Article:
February 28, 2011
The Medicaid Redesign Team delivers reform suggestions after mere hours of debate.
In a move that stunned and angered many health care advocates, the Cuomo administration ambushed its own Medicaid Redesign Team with last-minute recommendations on Wednesday, and then pushed the advisory group to pass them yesterday after a mere six hours of debate.
The team was slated to spend three days reviewing a package of 39 reforms before voting to send them on to Gov. Cuomo. But the state health department expanded the number of reforms to 79 late Wednesday. Then, on the first day of review, Cuomo official James Introne urged the team to take a vote.
Advocates for Medicaid users, including Housing Works, denounced the hurried process.
"It's absurd for Cuomo to call this an 'open' process," said terri smith-caronia, Housing Works' vice president for New York State advocacy and public policy. "The public, the people who actually use Medicaid, thought they had at least three days to weigh in on the proposals and to call their representatives on this body and ask them to fight for their proposals."
Four Redesign Team members abstained from the vote on the package due to concern about the speed of debate -- Sen. Kemp Hannon, Assemblyman Dick Gottfried, Assemblyman Joe Giglio and Lara Kassel, the only consumer representative on the team.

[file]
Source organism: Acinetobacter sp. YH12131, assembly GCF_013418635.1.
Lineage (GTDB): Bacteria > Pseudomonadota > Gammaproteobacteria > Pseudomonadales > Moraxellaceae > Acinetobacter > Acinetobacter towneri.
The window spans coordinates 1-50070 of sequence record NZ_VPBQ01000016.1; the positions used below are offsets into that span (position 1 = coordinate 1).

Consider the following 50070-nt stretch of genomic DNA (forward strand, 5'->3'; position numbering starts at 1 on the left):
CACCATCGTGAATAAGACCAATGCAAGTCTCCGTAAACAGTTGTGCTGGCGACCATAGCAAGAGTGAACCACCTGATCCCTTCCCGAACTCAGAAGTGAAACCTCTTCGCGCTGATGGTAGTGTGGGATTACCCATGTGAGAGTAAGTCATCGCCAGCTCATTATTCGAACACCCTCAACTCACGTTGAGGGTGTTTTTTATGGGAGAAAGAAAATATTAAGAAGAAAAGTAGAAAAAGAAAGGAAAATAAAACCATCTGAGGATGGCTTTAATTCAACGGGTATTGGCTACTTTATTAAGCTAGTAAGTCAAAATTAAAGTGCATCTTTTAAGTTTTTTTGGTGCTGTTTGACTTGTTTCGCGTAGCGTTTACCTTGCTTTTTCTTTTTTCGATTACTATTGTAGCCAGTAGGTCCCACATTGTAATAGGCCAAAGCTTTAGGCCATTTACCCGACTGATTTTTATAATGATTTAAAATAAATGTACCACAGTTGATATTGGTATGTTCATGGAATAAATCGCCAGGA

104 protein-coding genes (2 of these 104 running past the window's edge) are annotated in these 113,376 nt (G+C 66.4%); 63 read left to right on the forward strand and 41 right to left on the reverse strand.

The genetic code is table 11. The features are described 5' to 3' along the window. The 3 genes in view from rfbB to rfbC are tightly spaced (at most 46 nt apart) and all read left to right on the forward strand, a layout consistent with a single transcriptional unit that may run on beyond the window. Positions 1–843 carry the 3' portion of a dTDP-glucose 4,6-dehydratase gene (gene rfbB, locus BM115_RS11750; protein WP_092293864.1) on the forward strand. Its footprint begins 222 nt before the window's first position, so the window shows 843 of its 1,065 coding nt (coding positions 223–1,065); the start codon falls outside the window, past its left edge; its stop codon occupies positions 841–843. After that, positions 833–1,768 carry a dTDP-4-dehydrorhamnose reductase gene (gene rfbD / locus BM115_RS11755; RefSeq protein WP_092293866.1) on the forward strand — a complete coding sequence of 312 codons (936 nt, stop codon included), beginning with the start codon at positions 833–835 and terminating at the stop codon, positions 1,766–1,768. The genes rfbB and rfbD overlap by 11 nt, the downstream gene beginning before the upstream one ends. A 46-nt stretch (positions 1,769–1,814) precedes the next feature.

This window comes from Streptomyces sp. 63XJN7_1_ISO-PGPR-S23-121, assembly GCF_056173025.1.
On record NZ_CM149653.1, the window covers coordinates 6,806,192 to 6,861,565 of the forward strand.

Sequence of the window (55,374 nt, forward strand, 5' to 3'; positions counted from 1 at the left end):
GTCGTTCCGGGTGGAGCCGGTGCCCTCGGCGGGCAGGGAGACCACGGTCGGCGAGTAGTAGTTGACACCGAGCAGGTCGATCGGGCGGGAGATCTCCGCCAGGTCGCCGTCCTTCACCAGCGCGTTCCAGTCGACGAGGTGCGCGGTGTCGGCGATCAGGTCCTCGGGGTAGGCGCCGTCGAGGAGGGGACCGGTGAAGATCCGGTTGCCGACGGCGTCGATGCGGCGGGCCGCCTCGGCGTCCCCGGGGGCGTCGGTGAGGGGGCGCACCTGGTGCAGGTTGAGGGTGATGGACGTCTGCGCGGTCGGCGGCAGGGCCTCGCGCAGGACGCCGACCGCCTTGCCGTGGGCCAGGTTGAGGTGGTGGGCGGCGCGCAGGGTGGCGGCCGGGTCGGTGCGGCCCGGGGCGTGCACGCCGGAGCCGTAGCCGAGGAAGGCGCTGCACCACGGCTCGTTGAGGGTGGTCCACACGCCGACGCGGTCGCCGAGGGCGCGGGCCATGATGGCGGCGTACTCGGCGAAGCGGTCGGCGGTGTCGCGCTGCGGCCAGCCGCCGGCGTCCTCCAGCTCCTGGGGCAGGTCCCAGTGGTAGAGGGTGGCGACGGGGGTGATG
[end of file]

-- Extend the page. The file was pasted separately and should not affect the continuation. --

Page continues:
"A binder was placed in front of me, most of which of which was received the night before," said Kassel of Medicaid Matters New York, which advocates on behalf of the state's Medicaid recipients. "Frankly I am not familiar enough with the package to say 'yay' or 'nay.' I think there could be some really excellent things in the package, and I think there could be some really detrimental things in the package, [but] the process made it impossible to know."
In January, Gov. Andrew Cuomo pledged to overhaul the state's $53 billion-plus Medicaid program. He formed the Medicaid Redesign Team, consisting of 27 legislators, hospital representatives, union delegates and others, to gather reform suggestions and deliver a package of initial cost-saving suggestions by March 1. In the last two months, many community members have criticized the reform process, both for its haste and lack of inclusivity.
"More time for the sake of more time is not something that I think is beneficial to any of us," said Introne, Cuomo's deputy secretary for health, just before yesterday's vote.
The overhaul will affect 4.7 million people who use Medicaid, including 64,000 people living with HIV. Cuomo will use the package of recommendations to form his 2011-2012 budget, which is due April 1.
Read the governor's press release about the recommendations.
Read the recommendations proposed by the Medicaid Redesign Team.